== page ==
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Use of a Two-Dimensional Water Quality Model as Both an Analytical Tool and a Communications Tool in the Restoration of Water Quality in the Charles River

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The Lower Charles River Basin, between the Charles River Dam in Watertown, Massachusetts, and the New Charles River Dam in Boston is heavily urbanized, with over 90 individual stormwater outfalls discharging to the river, and, at one time, a total of 18 untreated combined sewer overflow (CSO) locations, as well as one treated CSO location at the Massachusetts Water Resources Authority's (MWRA's) Cottage Farm CSO Facility. In the mid 1980's, when MWRA assumed responsibility for developing a long-term CSO control plan for the Charles River and other waters related to Boston Harbor, water quality in the Lower Charles River Basin was heavily impaired by pollutant loadings from CSOs, stormwater, and illicit sanitary discharges. Through a series of improvements initiated in the late 1980's and carrying through the present day, water quality in the Lower Charles River Basin has significantly improved. The process of restoring water quality in the Charles River began with the court-ordered activities related to the Boston Harbor cleanup in the late 1980's, and it continues today.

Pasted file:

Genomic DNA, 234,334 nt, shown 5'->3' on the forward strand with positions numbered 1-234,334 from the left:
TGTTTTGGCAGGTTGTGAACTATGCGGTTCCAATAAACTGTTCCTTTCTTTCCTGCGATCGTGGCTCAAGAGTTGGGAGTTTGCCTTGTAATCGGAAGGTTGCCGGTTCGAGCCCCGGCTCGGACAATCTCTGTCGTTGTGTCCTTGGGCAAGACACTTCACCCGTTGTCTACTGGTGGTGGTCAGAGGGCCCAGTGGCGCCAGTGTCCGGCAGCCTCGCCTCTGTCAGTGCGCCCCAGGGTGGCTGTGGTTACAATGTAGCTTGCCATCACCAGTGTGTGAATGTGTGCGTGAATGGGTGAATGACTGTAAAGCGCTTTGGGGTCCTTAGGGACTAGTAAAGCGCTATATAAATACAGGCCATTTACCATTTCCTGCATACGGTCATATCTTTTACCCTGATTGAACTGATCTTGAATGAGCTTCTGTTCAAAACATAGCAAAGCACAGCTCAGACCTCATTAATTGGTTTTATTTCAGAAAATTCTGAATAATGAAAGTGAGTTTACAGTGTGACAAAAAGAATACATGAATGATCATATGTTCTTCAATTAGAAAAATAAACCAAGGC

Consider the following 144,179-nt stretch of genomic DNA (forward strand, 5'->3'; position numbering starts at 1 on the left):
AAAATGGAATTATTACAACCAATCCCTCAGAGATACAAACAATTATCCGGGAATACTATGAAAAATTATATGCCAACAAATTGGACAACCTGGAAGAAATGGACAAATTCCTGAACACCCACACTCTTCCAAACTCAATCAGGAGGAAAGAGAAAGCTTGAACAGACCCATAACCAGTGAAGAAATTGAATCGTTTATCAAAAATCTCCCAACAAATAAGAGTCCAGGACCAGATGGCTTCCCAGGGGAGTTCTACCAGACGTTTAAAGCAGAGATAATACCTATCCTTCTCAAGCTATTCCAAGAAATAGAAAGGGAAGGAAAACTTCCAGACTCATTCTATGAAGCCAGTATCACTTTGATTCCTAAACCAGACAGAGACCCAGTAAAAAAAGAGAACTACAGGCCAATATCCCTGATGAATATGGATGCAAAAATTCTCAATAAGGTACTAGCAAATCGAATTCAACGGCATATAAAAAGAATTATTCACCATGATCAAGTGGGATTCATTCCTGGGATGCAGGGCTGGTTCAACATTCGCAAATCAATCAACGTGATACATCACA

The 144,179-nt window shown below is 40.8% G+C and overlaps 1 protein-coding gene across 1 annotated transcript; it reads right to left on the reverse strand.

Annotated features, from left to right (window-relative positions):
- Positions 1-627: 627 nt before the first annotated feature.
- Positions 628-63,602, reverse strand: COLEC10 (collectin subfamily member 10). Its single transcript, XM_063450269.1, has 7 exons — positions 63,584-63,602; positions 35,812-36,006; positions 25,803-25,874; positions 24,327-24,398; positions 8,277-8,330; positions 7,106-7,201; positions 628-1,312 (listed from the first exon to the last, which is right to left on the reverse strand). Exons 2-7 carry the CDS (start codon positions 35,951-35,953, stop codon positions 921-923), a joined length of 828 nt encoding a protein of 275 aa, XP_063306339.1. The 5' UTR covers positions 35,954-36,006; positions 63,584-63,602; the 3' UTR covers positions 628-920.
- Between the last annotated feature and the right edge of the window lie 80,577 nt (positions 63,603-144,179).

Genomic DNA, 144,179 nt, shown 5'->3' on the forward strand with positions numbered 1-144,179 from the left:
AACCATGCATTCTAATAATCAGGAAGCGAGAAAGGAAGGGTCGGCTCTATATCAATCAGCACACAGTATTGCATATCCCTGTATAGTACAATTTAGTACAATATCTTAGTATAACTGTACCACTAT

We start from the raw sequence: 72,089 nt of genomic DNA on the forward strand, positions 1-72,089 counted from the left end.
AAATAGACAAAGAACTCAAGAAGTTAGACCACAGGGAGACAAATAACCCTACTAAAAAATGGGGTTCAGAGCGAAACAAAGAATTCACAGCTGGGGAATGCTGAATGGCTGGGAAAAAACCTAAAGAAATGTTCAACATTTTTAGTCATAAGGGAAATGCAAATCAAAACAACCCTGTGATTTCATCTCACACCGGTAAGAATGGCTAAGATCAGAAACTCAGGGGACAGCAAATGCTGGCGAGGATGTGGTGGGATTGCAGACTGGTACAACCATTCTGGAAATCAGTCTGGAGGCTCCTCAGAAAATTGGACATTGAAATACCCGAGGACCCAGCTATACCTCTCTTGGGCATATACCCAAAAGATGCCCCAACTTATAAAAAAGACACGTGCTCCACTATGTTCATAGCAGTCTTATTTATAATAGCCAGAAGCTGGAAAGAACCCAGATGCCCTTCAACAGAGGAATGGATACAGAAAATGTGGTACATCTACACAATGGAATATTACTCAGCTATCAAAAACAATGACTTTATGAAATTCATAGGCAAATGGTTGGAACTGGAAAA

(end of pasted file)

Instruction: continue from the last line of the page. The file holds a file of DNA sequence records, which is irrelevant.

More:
Throughout the process, water quality modeling has been used as both an analytical tool and a communications tool. The complexity of the model and the sophistication of the modeling evaluations evolved through the planning process, culminating in the development of a detailed two-dimensional model that greatly enhanced the understanding of pollutant dynamics in the river. The model proved to be effective in demonstrating to the regulatory agencies, advocacy groups and the general public the specific sources and levels of water quality degradation, and the predicted benefits of various pollution control strategies in terms of water quality improvements in the Charles River. The model was also successfully used to identify the relative significance of the various remaining sources of pollution in terms of causing continued impairments to water quality, allowing further expenditures on water quality improvements to be cost-effectively targeted to where they would be most effective in reducing water quality standards violations. As a result of the findings of the model, the recommended plan for the Charles River focused as much on optimizing or improving existing infrastructure and implementing best management practices, as on providing new infrastructure, primarily in the form of targeted sewer separation.
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Keywords: Charles River; Water Quality Model

Document Type: Research Article

Publication date: 2010-01-01

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